iresendiz

Contributing writer for The Artifice.

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    Casting a black Ariel: color-conscious or color-blind casting and should we be okay with it?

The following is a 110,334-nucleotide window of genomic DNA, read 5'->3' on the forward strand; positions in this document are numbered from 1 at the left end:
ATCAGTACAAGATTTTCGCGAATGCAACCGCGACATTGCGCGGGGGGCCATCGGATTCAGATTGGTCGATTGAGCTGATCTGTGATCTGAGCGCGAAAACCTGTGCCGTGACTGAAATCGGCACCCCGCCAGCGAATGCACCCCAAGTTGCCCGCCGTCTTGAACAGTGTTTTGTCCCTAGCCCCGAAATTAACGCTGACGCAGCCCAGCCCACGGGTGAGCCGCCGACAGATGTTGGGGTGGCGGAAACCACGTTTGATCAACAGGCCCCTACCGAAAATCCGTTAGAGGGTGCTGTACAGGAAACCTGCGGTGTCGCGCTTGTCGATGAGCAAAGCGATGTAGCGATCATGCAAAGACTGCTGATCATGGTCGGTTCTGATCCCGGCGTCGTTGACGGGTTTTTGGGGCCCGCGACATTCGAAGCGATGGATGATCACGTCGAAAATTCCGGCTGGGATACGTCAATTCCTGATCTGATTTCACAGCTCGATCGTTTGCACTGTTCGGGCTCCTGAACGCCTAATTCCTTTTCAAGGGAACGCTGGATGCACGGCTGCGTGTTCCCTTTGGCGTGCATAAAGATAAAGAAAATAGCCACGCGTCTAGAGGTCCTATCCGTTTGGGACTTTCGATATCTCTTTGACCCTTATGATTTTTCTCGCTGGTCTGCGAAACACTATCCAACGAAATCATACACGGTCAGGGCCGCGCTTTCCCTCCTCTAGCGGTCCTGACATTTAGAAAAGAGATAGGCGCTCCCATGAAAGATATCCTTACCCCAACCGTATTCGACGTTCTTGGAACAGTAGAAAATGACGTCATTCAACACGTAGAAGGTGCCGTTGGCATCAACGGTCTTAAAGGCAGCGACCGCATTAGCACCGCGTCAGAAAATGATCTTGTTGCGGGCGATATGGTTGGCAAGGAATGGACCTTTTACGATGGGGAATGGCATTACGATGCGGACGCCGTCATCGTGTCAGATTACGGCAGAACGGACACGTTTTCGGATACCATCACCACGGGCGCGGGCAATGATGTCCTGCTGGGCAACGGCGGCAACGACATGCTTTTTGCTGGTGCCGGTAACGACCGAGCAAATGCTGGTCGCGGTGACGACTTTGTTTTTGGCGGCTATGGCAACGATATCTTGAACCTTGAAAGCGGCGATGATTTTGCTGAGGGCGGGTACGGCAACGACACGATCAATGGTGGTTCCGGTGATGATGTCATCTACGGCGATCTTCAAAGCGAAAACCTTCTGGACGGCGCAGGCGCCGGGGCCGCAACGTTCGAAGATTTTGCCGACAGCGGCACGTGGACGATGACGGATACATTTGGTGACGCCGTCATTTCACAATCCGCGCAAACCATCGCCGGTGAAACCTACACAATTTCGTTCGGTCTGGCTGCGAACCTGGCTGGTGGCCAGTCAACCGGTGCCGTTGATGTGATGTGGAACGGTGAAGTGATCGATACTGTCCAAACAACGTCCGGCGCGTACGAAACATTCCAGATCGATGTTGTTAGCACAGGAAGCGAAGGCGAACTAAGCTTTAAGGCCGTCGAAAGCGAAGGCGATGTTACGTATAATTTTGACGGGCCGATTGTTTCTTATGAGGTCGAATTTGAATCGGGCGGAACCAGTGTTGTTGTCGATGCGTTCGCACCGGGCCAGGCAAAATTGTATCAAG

With Disney releasing the live-action The Little Mermaid next year, many opinions have emerged regarding the casting of Halle Bailey as Ariel. Casting black actors for white characters is nothing out of the ordinary. Roles such as Morgan Freeman as Red in Shawshank Redemption, Will Smith as Dr. Robert Neville in I Am Legend, or recent Disney MCU choices such as Samuel L. Jackson as Nick Fury proved to be iconic roles in popular culture. I am curious to examine the differences and implications between color-blind casting and color-conscious casting. It is my understanding color-blind casting involves casting without any consideration for the actors’ racial identities, physical appearances, and other characteristics. Color-conscious casting would be the opposite in that casting directors actively consider these characteristics. These terms can be quite difficult to pin down exactly, and the same goes for the implications they have for diversity versus tokenism. Casting Halle Bailey as Ariel sparked so much inspiration and feel-good moments on social media when brown and black girls saw themselves in their favorite princess. However, many people still felt enraged at the supposed inaccuracy of the character’s casting or felt that Disney simply wanted to hit a diversity quota. I think about how white actors have played people of color for decades. From John Wayne as Genghis Khan in Conqueror (1956), Elizabeth Taylor as Cleopatra (1963), to modern productions like Angelina Jolie as Mariane Pearl in A Mighty Heart (2007), or Tilda Swinton as The Ancient One in the MCU, the film industry has a history of whitewashing and "blackface" when it comes to portraying BIPOC characters. These characters come from specific ethnic backgrounds which heavily influence their movement and life experiences in the world. For example, it wouldn’t make sense to cast anyone who isn’t Chinese for the live-action Mulan, the Chinese princess who saves her home country. The same can be said for other Disney princesses such as Pocahontas, Moana, Tiana, and Jasmine to name a few. However, it seems as though formerly cast white characters do not meet the same expectations like Ariel in The Little Mermaid. I would argue that the mermaids come from a fictional place, Atlantica, and therefore Ariel’s character can have some leeway in her representation. To what degree should people’s anger toward Ariel’s casting be validated? Why should viewers be bothered with a black Ariel?